Pet Keen is reader-supported. When you buy via links on our site, we may earn an affiliate commission at no cost to you. Learn more.

Home > Cats > How to Get Mats Out of a Cat’s Fur: Our Vet Explains

How to Get Mats Out of a Cat’s Fur: Our Vet Explains

white maine coon lying

Vet approved

Dr. Luqman Javed Photo

Reviewed & Fact-Checked By

Dr. Luqman Javed

Veterinarian, DVM

The information is current and up-to-date in accordance with the latest veterinarian research.

Learn more »

Matted fur is a common problem with longhaired cats, and despite your best efforts, sometimes inevitable. Mats look shabby and they are painful for your cat, constantly pulling on their skin. If left for too long, mats can even lead to infection from your cat’s constant attempts to bite and claw at the knots to try to get them out.

Mats should be removed when they’re first spotted, not just for aesthetic reasons, but because they are painful and can lead to more issues if left unaddressed. In this article, we look at what causes mats, what you should do if you notice mats, and how to prevent them. Let’s get started!


What Is Matted Fur?

Matted fur is a term used to describe very densely clumped fur in a cat’s coat. They are most commonly found in long-haired cats and are usually found in areas that your cat may not be able to easily groom (such as their neck), areas with high amounts of skin movement (such as near their “armpits”), or their rump.

Matted fur can be caused by several factors, which we will discuss shortly; however, of utmost importance is knowing that the condition is painful. Left unchecked, the mats continuously grow as they get even more tangled up. This results in small bald patches on the skin nearby, as the hair gets pulled too far apart from its normal place and into the mat.

Mats often hint at an underlying condition, even in cats that may appear otherwise healthy.

Maine Coon cat on white background
Image by: mikkytok, Shutterstock

What Causes Matted Fur?

Cats are naturally very fastidious groomers and spend a very large amount of their waking time grooming themselves. Grooming even has social benefits, and cats in a group will frequently groom each other. Likewise, mother cats groom their kittens. Therefore, finding neglected fur that’s become matted should definitely raise some eyebrows. There are several reasons why your cat’s fur ends up matted.

Reasons Why Your Cat’s Fur Might Become Matted
  • Breed Disposition – Breeds that have long hair are more likely to develop fur mats.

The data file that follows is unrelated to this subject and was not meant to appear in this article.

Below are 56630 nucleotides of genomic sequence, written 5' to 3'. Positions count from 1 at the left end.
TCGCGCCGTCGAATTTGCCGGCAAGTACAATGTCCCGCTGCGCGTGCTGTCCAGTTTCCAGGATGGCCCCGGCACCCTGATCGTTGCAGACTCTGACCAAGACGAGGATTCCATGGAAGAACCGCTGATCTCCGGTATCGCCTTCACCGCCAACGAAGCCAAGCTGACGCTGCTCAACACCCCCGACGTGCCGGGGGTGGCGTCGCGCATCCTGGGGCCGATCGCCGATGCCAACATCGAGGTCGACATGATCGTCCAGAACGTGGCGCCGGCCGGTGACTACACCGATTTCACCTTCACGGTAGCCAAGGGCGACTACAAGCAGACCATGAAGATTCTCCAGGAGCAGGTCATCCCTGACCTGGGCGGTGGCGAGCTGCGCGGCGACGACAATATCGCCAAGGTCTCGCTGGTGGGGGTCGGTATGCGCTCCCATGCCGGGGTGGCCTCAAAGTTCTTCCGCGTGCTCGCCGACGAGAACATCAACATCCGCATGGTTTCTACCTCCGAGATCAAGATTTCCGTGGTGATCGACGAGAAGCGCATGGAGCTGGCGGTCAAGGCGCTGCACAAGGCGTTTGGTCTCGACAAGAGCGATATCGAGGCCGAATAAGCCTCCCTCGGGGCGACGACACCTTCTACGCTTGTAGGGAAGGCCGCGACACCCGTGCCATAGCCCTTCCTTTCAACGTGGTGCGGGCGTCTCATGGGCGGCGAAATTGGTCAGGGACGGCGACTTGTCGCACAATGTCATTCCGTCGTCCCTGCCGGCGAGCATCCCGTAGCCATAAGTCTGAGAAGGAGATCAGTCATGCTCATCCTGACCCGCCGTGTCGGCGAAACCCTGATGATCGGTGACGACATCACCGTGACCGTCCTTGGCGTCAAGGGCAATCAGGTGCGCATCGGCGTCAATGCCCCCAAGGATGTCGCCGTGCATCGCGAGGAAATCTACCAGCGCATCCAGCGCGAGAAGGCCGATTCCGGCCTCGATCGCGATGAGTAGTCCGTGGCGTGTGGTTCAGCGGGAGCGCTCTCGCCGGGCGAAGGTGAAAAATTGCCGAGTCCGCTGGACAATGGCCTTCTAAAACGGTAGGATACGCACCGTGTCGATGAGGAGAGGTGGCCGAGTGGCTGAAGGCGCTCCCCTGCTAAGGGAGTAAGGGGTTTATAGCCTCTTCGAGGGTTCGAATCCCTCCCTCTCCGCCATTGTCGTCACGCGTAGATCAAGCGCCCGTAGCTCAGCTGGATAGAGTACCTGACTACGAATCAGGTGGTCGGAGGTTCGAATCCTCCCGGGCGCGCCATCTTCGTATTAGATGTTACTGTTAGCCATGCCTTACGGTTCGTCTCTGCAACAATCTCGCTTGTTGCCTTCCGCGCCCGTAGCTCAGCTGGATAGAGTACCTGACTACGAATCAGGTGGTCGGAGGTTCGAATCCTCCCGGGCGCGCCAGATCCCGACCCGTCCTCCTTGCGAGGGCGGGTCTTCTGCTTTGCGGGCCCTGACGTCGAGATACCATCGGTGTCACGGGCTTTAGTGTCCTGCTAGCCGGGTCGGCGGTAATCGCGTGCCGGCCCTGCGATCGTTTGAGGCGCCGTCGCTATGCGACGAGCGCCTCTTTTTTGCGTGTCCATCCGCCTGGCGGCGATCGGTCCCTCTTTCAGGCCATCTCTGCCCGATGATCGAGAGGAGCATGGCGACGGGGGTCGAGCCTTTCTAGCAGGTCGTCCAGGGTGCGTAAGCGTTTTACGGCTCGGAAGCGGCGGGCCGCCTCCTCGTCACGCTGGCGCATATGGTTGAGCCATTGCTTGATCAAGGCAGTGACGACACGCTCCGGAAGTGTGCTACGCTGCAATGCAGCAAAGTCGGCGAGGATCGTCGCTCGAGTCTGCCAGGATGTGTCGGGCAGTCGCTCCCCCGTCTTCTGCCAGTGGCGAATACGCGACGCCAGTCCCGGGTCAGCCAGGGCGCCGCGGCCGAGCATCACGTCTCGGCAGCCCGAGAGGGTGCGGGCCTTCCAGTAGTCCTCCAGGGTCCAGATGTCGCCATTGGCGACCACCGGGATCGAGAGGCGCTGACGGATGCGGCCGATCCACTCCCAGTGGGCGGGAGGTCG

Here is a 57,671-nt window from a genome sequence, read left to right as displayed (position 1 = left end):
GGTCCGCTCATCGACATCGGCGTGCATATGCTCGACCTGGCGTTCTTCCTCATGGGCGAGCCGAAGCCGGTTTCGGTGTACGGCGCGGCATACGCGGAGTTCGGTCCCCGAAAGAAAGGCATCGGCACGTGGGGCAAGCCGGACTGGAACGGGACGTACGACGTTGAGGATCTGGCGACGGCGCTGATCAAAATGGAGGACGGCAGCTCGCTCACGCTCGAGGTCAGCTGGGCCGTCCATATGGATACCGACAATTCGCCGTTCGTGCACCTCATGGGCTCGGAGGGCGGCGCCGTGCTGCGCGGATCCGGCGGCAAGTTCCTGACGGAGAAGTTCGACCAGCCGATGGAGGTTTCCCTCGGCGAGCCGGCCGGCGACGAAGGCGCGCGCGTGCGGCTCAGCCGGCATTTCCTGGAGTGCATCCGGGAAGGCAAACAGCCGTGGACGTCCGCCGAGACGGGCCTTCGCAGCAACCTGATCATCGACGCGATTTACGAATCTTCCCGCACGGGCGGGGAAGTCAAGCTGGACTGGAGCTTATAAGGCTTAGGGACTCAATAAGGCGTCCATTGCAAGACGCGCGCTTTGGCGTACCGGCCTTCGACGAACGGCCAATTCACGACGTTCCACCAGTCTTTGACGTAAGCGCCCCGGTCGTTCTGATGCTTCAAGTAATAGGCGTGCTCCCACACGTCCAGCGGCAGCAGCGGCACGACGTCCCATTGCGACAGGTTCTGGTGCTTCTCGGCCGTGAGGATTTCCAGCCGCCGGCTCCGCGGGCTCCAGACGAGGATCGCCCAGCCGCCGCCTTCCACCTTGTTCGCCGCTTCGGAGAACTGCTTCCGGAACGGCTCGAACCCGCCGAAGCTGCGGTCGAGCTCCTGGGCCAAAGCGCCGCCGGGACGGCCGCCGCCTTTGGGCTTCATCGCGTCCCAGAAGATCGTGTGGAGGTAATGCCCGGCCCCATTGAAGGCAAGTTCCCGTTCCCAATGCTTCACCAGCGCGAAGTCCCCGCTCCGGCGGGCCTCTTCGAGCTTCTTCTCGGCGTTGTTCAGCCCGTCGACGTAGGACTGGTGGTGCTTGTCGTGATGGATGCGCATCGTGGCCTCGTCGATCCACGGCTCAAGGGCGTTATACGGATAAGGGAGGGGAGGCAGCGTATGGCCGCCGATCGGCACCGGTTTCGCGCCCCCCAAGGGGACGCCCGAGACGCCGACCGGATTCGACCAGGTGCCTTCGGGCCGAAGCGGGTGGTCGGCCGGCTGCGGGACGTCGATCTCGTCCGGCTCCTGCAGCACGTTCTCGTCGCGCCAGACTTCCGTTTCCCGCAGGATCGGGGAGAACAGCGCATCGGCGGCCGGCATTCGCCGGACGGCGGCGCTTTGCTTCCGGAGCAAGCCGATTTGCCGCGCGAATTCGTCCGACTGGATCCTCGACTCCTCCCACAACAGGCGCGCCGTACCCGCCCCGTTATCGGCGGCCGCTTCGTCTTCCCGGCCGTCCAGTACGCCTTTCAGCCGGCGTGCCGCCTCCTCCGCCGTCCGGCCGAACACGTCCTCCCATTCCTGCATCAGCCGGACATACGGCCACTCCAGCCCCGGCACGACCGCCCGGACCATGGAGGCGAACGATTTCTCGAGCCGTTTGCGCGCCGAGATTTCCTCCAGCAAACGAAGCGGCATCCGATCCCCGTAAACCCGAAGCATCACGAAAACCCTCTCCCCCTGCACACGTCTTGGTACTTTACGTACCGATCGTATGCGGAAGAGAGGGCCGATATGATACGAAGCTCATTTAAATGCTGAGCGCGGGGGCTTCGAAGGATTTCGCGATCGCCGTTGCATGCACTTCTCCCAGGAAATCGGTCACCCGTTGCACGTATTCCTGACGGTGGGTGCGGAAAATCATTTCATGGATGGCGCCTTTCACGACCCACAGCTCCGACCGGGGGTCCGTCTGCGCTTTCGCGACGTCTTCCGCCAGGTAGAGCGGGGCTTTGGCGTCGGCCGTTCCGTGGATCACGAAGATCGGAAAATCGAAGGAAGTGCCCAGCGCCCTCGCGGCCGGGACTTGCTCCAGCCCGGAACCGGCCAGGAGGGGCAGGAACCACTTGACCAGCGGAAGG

• Your Cat’s Personality – Some cats simply don’t groom themselves as much as they should and may develop mats in their fur. This is more common with cats that don’t receive any grooming assistance from their owners.
  • Weight – An overweight or obese cat might find it more difficult to thoroughly groom themselves, leading to matted fur.
  • Your Cat Is Unwell – Cats that are unwell usually stop grooming themselves. Prolonged illnesses can lead to a poorly maintained coat.
  • Skin Issues – Unhealthy skin (caused by parasites, fungi, bacteria, allergies, etc.) can lead to issues with your cat’s fur as well. This, in turn, can lead to matted fur.
  • Underlying Health Issues – Sometimes, underlying diseases can make it very painful for your cat to groom themselves. For example, pain associated with their mouth will likely discourage them from grooming themselves. Likewise, a cat with arthritis may struggle to comfortably groom themselves, as they may lack the flexibility to reach everywhere they would normally be able to.
  • Injury or Hospitalization – If your cat is injured or hospitalized, they may be physically unable to groom themselves for a period of time. If you don’t pick up the grooming slack during this period, they may end up with matted fur.
  • Diet – A poor diet may contribute to a rough, unkempt appearance, which may lead to mats on your cat’s fur.

Please note that the list above isn’t comprehensive and just mentions some of the reasons why your cat’s fur might become matted.

Closeup view of the felted dog brown hair of Siberian Husky dog
Image by: munalin, Shutterstock

Tackling Matted Fur: Before You Start

Please be mindful that once fur is matted, your cat cannot unmat it themselves. Further, mats are painful, especially when they’re pulled at. Even the most docile and friendly cat might suddenly snap at you when you try to remove a mat. If it’s your first time handling matted fur, you should not attempt to fix it yourself and instead look for professional guidance from a groomer or your vet. A vet visit is highly recommended, as uncovering the underlying cause of the mats is crucial to prevent the issue from recurring.

Your cat should be as calm and relaxed as possible before you begin to inspect them for mats.

  • A fine-toothed comb
  • A spray bottle of warm water or conditioner
  • Treats
  • A brush
  • Dematting brush
  • Blunt-nose scissors
  • An electric shaver


The 5 Steps to Get Rid of Mats in Cat Fur

1. Brushing

Begin by gently running a brush through your cat’s fur. Try to guide a cat brush gently through the fur. The brush should not snag or pull through any part of your pet’s fur. If it does, there may be a mat present in the area. Keep a very close eye on your cat at this point, as their body language may give you cues about pain. If your cat suddenly pins their ears back, growls at you, takes a swipe, or attempts to escape, they’re likely not comfortable. It is best to not struggle with a cat that’s uncomfortable with being groomed.